on what has happened since I did this last. Memorial Day weekend is also
important for my personal cycle, not because of the holiday but because I'm
always camping in a valley of live oaks that I have a nearly 20-year
relationship with & there's a cycle that invariably finishes & restarts at
that time. Samhain tends to be devoted to the ancestors & friends who have
recently died--several years ago I started putting out candles on my balcony
rail for everyone I could think of. It makes for quite a blaze in the
darkness sometimes.

I do think thankfulness for the food we eat comes more easily when we
actually grow/harvest that food. There's such a disconnect between us &
that shrink-wrapped frozen turkey, the dressing that comes out of a box, the
instant mashed potatoes & instant gravy, the canned green beans with the
canned fried onion topping & the mass-produced grocery store pumpkin pie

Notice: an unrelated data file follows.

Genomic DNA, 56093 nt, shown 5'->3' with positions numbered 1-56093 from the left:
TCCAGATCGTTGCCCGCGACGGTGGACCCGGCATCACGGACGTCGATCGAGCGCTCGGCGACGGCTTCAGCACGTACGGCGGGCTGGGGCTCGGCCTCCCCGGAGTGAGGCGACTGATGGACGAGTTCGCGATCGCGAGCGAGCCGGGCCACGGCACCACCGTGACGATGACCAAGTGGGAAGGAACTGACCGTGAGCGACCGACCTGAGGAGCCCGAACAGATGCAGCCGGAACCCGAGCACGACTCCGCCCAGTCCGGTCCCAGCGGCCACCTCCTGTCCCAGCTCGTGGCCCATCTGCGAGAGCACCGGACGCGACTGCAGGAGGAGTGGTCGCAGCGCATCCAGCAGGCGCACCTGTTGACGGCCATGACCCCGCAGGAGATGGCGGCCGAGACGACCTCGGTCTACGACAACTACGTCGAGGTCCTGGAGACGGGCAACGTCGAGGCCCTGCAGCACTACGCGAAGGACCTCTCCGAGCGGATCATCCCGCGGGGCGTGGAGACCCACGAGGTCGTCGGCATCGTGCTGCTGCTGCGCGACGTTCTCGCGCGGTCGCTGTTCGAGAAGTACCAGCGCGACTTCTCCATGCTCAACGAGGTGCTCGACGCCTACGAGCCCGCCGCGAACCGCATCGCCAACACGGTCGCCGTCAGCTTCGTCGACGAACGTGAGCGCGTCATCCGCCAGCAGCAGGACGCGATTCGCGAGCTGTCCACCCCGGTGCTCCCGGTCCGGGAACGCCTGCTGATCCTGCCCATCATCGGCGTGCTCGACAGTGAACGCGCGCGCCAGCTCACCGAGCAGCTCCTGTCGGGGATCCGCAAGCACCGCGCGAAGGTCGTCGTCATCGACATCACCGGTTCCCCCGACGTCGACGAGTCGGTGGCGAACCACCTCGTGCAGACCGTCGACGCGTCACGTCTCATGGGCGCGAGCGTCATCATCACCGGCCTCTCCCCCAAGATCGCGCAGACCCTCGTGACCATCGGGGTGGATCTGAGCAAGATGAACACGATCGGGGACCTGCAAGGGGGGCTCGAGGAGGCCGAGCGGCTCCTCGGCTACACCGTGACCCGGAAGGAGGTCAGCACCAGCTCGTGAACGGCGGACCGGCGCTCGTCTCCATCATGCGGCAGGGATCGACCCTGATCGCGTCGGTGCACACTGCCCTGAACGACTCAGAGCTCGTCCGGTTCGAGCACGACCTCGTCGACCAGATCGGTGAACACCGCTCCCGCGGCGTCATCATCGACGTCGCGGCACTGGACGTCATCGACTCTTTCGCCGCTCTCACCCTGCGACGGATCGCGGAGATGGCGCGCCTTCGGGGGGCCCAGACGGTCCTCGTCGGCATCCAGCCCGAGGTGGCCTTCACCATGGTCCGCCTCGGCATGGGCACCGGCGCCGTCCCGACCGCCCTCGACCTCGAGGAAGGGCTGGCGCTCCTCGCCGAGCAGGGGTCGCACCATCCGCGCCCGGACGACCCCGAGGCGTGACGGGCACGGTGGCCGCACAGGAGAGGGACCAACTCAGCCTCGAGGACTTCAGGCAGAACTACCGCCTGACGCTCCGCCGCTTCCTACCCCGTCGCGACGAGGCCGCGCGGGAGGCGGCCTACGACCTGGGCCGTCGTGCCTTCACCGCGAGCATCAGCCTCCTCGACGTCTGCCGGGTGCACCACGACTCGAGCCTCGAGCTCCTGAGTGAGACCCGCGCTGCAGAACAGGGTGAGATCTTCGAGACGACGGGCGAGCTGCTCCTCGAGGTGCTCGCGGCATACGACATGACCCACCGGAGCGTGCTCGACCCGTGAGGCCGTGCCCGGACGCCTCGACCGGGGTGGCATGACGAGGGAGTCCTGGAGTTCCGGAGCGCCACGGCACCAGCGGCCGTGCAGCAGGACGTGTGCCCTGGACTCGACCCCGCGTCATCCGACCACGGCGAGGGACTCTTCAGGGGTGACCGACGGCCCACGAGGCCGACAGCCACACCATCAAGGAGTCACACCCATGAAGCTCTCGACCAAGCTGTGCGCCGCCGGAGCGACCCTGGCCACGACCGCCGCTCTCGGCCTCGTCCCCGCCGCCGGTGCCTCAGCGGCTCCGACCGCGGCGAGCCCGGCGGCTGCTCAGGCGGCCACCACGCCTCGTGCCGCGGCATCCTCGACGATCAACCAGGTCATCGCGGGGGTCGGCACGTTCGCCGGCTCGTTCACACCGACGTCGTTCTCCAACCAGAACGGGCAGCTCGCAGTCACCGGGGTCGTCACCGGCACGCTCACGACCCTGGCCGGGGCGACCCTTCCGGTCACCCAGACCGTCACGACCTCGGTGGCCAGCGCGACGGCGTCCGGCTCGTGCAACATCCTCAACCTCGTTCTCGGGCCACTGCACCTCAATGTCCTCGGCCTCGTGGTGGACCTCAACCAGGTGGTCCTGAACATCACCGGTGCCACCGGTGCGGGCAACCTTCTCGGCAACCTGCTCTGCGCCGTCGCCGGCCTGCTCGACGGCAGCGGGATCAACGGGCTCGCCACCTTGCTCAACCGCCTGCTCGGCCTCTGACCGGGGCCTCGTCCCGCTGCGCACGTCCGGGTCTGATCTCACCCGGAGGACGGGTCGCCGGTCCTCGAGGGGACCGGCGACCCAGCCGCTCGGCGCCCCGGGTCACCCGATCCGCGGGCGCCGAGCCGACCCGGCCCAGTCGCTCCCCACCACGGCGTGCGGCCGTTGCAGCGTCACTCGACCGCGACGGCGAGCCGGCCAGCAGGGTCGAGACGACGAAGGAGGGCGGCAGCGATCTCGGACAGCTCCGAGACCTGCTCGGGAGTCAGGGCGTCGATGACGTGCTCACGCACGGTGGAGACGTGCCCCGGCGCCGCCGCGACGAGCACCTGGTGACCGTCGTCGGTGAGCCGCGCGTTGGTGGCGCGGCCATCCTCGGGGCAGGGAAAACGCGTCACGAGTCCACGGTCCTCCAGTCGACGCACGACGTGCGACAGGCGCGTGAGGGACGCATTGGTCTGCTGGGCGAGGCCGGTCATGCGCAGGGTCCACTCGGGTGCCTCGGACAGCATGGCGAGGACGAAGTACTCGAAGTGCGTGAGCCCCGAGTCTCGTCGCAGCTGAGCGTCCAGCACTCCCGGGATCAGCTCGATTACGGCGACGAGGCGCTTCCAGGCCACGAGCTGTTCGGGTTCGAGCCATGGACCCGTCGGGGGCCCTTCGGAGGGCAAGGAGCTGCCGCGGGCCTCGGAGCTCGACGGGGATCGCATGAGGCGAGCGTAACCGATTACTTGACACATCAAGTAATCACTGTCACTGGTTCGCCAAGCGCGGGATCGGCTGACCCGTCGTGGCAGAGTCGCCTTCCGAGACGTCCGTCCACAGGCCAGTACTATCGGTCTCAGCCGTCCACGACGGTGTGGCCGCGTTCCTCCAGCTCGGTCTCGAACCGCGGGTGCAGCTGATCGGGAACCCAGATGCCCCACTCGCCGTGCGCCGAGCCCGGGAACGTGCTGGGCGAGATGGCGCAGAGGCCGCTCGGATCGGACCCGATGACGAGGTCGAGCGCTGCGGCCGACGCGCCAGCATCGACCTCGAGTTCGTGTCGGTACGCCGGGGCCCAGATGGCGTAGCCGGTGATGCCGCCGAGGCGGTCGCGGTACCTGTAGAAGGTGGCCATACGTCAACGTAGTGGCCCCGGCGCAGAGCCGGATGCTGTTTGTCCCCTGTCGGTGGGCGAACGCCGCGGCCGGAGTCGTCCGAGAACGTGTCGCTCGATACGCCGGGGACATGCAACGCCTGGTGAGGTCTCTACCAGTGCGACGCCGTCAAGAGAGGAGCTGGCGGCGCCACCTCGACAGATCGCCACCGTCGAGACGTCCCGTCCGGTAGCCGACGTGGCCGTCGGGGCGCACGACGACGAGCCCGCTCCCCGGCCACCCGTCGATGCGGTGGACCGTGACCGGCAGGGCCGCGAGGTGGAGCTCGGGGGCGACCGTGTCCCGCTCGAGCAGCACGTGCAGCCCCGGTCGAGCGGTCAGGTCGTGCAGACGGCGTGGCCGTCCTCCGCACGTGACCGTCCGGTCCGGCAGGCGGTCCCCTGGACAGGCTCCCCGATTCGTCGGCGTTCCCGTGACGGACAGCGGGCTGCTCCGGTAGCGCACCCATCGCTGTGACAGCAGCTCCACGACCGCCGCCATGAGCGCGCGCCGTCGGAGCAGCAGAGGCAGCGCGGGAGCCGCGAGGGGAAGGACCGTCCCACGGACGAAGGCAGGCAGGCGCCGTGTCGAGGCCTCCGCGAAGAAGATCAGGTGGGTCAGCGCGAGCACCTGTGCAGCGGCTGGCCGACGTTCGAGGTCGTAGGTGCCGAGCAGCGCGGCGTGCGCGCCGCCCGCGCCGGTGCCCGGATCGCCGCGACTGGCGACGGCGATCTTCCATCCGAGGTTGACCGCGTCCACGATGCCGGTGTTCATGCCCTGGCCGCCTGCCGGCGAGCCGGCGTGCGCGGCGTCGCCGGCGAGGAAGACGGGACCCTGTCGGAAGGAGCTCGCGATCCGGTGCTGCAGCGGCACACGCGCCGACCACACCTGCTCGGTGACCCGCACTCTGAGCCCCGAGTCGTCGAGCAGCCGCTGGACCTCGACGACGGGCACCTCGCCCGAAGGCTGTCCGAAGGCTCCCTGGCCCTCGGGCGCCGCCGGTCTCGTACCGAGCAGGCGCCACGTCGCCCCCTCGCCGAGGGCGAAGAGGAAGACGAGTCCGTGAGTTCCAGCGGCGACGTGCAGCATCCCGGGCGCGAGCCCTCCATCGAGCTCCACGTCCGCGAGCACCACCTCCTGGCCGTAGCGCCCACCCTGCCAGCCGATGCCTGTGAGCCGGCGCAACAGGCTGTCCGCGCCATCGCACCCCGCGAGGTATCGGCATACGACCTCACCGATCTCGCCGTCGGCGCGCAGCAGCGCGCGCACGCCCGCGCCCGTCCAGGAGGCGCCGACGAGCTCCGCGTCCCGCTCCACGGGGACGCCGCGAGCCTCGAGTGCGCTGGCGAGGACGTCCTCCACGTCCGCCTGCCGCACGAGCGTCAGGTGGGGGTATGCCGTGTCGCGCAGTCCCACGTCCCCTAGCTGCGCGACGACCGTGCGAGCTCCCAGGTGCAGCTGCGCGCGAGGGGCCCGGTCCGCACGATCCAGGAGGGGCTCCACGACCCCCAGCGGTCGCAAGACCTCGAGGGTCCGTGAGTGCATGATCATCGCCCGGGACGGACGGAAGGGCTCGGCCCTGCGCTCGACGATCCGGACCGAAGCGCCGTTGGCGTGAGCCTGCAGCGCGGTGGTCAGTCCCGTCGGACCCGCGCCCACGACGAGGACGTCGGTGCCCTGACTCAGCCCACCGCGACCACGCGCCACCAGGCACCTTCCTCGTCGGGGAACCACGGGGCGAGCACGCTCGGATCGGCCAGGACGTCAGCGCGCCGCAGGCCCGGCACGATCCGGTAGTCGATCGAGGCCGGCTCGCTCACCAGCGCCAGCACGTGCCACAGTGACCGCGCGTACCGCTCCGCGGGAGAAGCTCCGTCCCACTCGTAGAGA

with artificial whipped topping, yet this is what comprises most peoples'
Thanksgiving dinner. Which is not to say you can't appreciate anything
unless you raise, slaughter & pluck that turkey & grow all those
potatoes/beans/pumpkins, etc. Yet even having one little herb plant like
thyme or parsley & making a point of using it in your cooking & appreciating
the plant's gift when you do can make a lot of difference in perception.
It's a place where anybody can start.

Anyway, my 2 cents.....

Dana
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3 17th May 09:31
odubhain
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Posts: 1
Default Thanksgiving day and traditions (traditions history birth sense burial)


In the past (about 50 years ago), Thanksgiving was a time when my